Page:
Mark Costin is an engineer living in Sunnyvale, CA, working on functional safety for automated and autonomous vehicles. A long-time history buff, this is Mark’s third presentation the SBCWRT about the war in the Trans-Mississippi. He holds a Ph.D. in Systems Engineering from Case Western Reserve University, an M.Eng from McMaster University, and a B.Eng from McGill University.

Meeting of August 30, 2022

Join us at 6:30 PM, August 30, at Holder’s Country Inn in San Jose. See the UPCOMING MEETINGS/MEETING INFO tab for specific times and meeting details. This month’s topic is

Tom Roza on “New York City Draft Riots”

One of the ugliest events to occur during the Civil War was the Draft Riots that took place in New York City in July 1863. The riots exposed deep rooted racial, political, and ethnic divisions that existed in New York City; these prejudices were fueled by massive numbers of immigrants fleeing Europe to escape famine, political division, and war. The riots were driven by several root causes:

  • Draft requirements that allowed wealthy white men to avoid the draft
  • Pervasive racial hatred directed at Negroes
  • Political corruption and division

Tom’s presentation delves into these root causes, what they caused, and the aftermath of the riots.

Tom Roza has been a student of history for over 60 years. His interest in history in general and the Civil War began with his elementary education in Milwaukee, Wisconsin, and has evolved ever since. As an officer and the Secretary of the South Bay Civil War Roundtable, Tom has made numerous presentations on the topic of the Civil War to both his Roundtable organization and other historical organizations in the Bay Area. Tom is also a published author of the book entitled Windows to the Past: A Virginian’s Experience in the Civil War, which has been accepted by the Library of Congress into its Catalog; Tom is currently working on a sequel entitled Lost Cause – Justice Found.

Meeting of June 27, 2017

Bob Burch on “California in the Civil War: Other California Units”

This is the fifth of a twelve-part series on California and the American Civil War. This presentation will explore the history of those units that served in the Eastern Theater during the American Civil War that enlisted a good portion of their recruits from California or had that state’s name in their unit designation. Nearly ten percent of Californians who volunteered during the war did so into units from other states. They did so for a variety of reasons including the desire to represent their state during the war to preserve the Union. Consequently these “other California units” represented their state continuously from the Battle of First Bull Run until General Lee’s surrender at Appomattox four years later.

Eventually Californians served in five other states’ volunteer regiments. On the West Coast these units were the 1st Washington Territory Infantry and 1st Oregon Cavalry Regiments. On the East Coast these were the 32nd New York Infantry Regiment (aka “California Regiment”), Baker’s Brigade (aka “California Brigade”) of four regiments, and the 2nd Massachusetts Cavalry Regiment’s “California Hundred” and “California Battalion”.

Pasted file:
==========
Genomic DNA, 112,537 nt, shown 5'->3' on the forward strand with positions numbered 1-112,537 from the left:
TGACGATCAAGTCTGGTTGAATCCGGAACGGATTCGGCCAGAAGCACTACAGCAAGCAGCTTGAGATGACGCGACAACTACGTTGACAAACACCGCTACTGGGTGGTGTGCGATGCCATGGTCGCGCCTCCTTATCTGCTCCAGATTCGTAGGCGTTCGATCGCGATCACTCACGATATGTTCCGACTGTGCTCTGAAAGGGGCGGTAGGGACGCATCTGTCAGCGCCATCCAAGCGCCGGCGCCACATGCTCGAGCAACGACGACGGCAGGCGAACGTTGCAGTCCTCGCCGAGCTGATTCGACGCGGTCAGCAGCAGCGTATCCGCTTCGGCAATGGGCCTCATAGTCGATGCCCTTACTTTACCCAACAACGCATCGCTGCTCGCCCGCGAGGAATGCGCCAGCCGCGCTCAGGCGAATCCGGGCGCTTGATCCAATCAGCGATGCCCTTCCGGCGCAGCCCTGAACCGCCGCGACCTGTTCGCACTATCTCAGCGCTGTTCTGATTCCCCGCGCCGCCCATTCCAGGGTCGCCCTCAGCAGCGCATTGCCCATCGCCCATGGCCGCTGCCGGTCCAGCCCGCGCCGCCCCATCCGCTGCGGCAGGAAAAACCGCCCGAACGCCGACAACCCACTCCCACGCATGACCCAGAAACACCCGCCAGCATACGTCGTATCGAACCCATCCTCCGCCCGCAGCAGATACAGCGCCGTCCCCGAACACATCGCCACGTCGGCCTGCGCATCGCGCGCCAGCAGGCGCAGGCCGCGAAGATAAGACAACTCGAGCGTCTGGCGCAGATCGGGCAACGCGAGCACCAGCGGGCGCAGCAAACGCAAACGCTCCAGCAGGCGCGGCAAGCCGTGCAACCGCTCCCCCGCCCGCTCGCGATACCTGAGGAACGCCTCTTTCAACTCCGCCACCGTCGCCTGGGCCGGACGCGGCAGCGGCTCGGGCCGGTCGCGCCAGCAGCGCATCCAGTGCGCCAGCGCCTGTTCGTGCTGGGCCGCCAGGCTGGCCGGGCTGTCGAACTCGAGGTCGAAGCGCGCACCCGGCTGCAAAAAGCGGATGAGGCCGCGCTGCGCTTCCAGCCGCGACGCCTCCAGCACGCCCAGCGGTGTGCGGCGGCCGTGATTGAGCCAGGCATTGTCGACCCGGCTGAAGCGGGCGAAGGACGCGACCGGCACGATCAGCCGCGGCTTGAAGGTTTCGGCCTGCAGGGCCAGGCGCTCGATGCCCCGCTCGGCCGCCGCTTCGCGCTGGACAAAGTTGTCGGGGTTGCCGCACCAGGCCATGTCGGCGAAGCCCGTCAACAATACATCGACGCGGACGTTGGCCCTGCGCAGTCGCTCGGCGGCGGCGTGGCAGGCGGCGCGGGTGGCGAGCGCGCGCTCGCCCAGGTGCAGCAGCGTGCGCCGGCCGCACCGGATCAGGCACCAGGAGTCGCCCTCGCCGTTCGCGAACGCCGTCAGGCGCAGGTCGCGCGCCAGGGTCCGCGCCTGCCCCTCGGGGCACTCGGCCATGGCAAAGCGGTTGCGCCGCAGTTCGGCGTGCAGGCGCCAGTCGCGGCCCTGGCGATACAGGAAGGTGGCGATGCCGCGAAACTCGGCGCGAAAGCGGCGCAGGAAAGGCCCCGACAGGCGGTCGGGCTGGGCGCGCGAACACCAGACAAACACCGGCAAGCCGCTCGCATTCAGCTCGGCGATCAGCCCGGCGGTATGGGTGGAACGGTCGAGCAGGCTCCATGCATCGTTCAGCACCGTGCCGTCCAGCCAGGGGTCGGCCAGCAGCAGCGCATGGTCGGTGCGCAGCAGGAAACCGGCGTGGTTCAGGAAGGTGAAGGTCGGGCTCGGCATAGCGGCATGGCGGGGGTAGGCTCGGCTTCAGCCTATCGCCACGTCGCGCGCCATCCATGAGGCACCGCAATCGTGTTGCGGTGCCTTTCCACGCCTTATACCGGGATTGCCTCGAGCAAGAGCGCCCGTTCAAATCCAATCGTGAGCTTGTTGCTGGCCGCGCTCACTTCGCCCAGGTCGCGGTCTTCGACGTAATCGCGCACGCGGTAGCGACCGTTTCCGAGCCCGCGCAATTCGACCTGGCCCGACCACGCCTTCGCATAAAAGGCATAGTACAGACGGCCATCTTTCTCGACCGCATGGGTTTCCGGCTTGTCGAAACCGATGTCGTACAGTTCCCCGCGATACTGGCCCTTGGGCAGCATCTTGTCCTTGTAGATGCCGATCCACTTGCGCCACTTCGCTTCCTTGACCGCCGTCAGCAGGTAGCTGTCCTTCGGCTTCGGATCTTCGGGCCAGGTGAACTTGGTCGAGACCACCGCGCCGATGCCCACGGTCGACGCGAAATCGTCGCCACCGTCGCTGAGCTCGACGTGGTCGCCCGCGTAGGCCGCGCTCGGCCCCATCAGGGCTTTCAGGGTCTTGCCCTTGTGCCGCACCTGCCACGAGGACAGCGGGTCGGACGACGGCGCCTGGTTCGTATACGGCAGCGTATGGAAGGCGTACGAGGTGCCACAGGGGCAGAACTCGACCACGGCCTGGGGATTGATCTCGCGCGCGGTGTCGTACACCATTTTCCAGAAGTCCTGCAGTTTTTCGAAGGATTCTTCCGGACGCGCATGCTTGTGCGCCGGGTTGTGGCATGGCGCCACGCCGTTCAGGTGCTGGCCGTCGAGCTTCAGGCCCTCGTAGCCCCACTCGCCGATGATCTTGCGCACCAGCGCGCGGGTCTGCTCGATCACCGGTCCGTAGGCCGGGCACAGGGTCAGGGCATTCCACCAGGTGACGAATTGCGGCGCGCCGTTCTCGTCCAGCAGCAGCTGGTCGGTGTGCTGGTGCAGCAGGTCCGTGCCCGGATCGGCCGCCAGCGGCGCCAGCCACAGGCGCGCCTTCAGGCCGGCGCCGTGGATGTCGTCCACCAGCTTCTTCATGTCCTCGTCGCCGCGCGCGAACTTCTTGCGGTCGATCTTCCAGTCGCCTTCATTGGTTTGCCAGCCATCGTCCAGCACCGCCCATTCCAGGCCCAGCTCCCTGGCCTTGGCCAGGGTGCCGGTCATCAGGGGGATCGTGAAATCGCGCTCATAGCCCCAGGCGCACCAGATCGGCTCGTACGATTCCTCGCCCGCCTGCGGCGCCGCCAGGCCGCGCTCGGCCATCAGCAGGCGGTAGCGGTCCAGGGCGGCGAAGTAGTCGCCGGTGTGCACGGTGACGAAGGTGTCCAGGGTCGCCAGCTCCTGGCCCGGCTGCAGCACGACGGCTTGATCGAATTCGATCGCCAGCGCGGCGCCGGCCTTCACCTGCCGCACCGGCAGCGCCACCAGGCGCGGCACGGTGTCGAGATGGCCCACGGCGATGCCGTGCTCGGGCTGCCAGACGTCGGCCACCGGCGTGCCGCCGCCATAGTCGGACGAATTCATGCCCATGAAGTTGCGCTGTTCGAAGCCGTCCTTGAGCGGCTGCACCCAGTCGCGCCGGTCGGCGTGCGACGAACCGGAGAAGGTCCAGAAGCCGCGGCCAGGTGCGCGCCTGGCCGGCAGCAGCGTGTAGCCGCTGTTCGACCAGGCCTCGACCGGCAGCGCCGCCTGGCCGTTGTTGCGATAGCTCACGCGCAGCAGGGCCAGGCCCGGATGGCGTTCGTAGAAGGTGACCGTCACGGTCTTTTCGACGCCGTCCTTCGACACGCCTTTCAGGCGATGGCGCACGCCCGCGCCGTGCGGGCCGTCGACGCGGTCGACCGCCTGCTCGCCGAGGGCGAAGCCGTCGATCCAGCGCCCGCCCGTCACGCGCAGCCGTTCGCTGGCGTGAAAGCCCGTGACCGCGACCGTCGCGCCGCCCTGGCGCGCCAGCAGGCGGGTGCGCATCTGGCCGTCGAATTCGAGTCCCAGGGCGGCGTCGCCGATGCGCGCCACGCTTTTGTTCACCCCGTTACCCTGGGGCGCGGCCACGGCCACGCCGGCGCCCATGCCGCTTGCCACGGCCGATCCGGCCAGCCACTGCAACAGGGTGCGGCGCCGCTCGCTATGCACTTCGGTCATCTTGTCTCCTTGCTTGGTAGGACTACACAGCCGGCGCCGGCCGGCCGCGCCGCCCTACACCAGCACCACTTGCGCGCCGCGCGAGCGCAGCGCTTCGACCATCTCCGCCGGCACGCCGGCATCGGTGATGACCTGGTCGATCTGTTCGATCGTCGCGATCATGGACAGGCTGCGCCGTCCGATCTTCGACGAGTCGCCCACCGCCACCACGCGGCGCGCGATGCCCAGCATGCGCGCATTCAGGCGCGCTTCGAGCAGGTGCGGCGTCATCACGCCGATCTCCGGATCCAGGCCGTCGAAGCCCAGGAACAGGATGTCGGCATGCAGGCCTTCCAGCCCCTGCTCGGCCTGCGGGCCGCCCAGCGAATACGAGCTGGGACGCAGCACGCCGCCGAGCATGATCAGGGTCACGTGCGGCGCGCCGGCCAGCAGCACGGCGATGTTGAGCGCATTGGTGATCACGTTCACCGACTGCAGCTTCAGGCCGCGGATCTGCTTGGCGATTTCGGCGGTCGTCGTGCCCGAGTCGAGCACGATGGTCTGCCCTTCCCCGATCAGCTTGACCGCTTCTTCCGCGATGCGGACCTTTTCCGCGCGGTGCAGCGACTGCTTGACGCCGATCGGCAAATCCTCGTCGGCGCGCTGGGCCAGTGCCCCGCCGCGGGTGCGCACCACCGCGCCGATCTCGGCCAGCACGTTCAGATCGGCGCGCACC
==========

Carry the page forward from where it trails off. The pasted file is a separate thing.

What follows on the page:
Along the way we will meet several forgotten Californians who served their country well. Colonel Roderick Matheson from Healdsburg who fought at First Bull Run and later died from wounds received at the Battle of Crampton’s Gap. Colonel Francis Pinto of San Francisco who commanded regiments during the Peninsula, 2nd Manassas, Fredericksburg and Chancellorsville Campaigns. Major Archibald McKendry who commanded the California Battalion and eventually the 2nd Massachusetts Cavalry Regiment when only a captain. Captain James Sewell Reed of the California Hundred who died while leading his unit against Mosby’s partisans and Captain Hugh Armstrong who replaced him and led that company from Battle of Fort Stevens until Appomattox. And Captain Henry Crocker of San Francisco who participated in nine battle and was awarded the Congressional Medal of Honor for valor at the Battle of Cedar Creek.

Except for the “CAL 100” Cavalry, these units have disappeared from history despite the presence of the California Regiment’s monument on Cemetery Ridge at Gettysburg and mention in many original source documents from newspapers to the Official Records. This presentation will attempt to remember and honor their contribution to the Union cause.

Bob Burch is a native Californian, born and raised in Santa Clara County. He is also a lifetime student of the Civil War. He had the opportunity to visit many Civil War sites from Florida to Pennsylvania to New Mexico during his 30 year military career. Like many California CWRT members, he desires to understand his home state’s role in the war. He started collecting material for this presentation ten years ago and initiated a serious study 15 months ago. This series documents his research in great detail. Time allows only a few key points from each slide to be presented. Numerous period photographs and magazine drawings are included for visual effect with the intent of comprehending California’s role in the Civil War.

Meeting Minutes June 2017